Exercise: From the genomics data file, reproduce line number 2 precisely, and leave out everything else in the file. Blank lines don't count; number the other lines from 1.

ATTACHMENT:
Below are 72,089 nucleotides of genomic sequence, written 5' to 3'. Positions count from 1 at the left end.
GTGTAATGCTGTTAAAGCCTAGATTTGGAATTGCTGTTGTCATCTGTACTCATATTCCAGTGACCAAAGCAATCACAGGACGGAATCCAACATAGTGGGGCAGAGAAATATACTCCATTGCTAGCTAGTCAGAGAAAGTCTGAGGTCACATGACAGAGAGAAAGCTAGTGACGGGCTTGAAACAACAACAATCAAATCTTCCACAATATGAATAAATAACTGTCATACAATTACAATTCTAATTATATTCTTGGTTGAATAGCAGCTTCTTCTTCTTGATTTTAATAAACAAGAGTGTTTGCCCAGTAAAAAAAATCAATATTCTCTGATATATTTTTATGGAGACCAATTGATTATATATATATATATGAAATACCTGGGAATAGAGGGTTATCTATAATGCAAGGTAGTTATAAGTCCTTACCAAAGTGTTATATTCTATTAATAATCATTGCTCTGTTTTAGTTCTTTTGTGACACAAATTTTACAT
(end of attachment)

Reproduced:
GTGTAATGCTGTTAAAGCCTAGATTTGGAATTGCTGTTGTCATCTGTACTCATATTCCAGTGACCAAAGCAATCACAGGACGGAATCCAACATAGTGGGGCAGAGAAATATACTCCATTGCTAGCTAGTCAGAGAAAGTCTGAGGTCACATGACAGAGAGAAAGCTAGTGACGGGCTTGAAACAACAACAATCAAATCTTCCACAATATGAATAAATAACTGTCATACAATTACAATTCTAATTATATTCTTGGTTGAATAGCAGCTTCTTCTTCTTGATTTTAATAAACAAGAGTGTTTGCCCAGTAAAAAAAATCAATATTCTCTGATATATTTTTATGGAGACCAATTGATTATATATATATATATGAAATACCTGGGAATAGAGGGTTATCTATAATGCAAGGTAGTTATAAGTCCTTACCAAAGTGTTATATTCTATTAATAATCATTGCTCTGTTTTAGTTCTTTTGTGACACAAATTTTACAT